"Fancy goods" brought out the crazy in a lot of people, and it took over my elementary school life. Not because I was giving in to the cutesy, kawaii-ness of pastel colored pencil cases and cute cartoon bears on organizers, but because it was the norm of being a twelve year old girl in Cerritos, California. Every day after school my friends and I would walk to the Korean-owned stationery stores--all having names like "Fancy Box", "Art Box", or something that sounded cute--and then would trade our cute stationery paper during class. I didn't even use my organizer besides to write down the birthdays of my classmates using my metallic gelly roll pen, so my spending half of my lunch money on this market is still absurd to me.
Kinsella's article touched upon the evolution of cute culture. Hello Kitty and the "kawaii" culture that emerged from Japan has become something else since the new millennium, at least in the US. Now we see Hello Kitty's face plastered on to just about anything, and not because it's "cute" but because it's become a pop culture phenomenon adorned by many celebrities including Mariah Carey and Lady GaGa. And why, of all the characters, did Hello Kitty survive the cut and keep from falling into irrelevance like the beloved Ahiru no Pekkle?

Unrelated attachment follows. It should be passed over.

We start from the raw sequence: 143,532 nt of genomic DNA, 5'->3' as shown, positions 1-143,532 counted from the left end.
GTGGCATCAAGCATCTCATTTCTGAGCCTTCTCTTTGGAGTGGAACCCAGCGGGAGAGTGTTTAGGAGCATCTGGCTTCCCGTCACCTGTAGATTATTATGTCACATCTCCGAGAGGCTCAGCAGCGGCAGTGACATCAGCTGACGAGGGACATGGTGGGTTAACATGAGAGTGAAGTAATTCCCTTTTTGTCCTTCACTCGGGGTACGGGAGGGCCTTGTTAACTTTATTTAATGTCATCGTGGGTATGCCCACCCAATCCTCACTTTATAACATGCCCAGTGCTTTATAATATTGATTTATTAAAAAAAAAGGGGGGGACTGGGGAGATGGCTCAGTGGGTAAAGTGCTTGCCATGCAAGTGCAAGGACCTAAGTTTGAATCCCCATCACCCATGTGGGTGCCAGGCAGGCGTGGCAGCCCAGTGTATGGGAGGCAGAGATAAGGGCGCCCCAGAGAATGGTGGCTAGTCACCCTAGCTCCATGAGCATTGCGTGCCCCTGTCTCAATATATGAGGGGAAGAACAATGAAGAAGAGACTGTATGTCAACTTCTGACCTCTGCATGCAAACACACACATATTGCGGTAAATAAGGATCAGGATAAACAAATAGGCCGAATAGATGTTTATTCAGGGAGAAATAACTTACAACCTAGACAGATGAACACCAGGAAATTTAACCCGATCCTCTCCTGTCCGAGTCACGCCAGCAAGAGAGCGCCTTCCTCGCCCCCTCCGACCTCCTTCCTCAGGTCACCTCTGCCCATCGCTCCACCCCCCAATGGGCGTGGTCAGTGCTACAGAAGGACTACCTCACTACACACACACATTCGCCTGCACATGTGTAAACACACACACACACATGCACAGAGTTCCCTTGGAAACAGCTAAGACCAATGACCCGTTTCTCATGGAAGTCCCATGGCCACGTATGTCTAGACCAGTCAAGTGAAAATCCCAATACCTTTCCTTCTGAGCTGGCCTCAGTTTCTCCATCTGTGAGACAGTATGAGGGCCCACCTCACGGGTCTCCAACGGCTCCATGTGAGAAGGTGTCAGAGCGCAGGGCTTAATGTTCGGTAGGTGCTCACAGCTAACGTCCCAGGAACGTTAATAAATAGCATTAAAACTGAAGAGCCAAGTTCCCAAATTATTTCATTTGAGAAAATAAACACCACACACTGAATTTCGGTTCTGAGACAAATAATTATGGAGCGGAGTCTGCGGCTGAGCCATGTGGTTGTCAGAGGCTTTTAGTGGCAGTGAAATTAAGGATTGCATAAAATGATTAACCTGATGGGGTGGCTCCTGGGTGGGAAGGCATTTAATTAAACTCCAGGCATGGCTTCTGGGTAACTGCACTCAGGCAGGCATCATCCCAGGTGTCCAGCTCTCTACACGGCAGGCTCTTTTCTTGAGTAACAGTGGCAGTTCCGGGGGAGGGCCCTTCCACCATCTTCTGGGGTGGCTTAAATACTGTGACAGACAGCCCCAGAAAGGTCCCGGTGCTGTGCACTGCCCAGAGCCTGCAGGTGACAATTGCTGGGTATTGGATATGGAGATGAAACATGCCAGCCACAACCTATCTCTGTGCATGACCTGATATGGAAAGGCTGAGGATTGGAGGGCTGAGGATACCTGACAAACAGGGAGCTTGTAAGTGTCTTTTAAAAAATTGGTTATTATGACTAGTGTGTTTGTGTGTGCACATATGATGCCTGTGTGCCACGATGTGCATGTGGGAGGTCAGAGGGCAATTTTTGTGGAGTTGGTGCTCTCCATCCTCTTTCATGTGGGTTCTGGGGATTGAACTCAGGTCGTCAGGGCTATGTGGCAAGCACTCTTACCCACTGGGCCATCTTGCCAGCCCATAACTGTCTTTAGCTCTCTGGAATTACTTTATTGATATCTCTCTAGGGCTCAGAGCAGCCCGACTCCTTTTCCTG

Hello Kitty has evolved in many ways--there's the original HK, the tanned "Hawaiian" HK, and now the somewhat realistic-catbodied HK called "Charmmy Kitty". Seriously, the photo above is being put onto lunch boxes and being sold in stores.
Some interesting facts about HK, and what the designers of HK chose as background for her character:
-Her birthplace is in the suburbs of London
-The first design of the character was of HK wearing overalls
-Her last name is White (her real name is Kitty White)
-Her boyfriend is Dear Daniel
-"Kitty is a cheerful, warm-hearted little girl. Baking cookies is her forte, but what she enjoys most is eating a slice of Mama's apple pie!"
-She has no mouth
Did marketing strategies build her up to be something beyond cute, and beyond the 2-D cartoon? While some people may really find Hello Kitty adorable, I think for the most part a majority see Hello Kitty as a representation of something else now. When I look at Hello Kitty, I don't see "cute"--I see a cartoon cat version of Britney Spears.
Even though I went to SF this weekend, and made two trips to Union Square, I didn't shop! The bad news is I haven't been able to replace my Hello Kitty x Blues Clues wallet because of the challenge.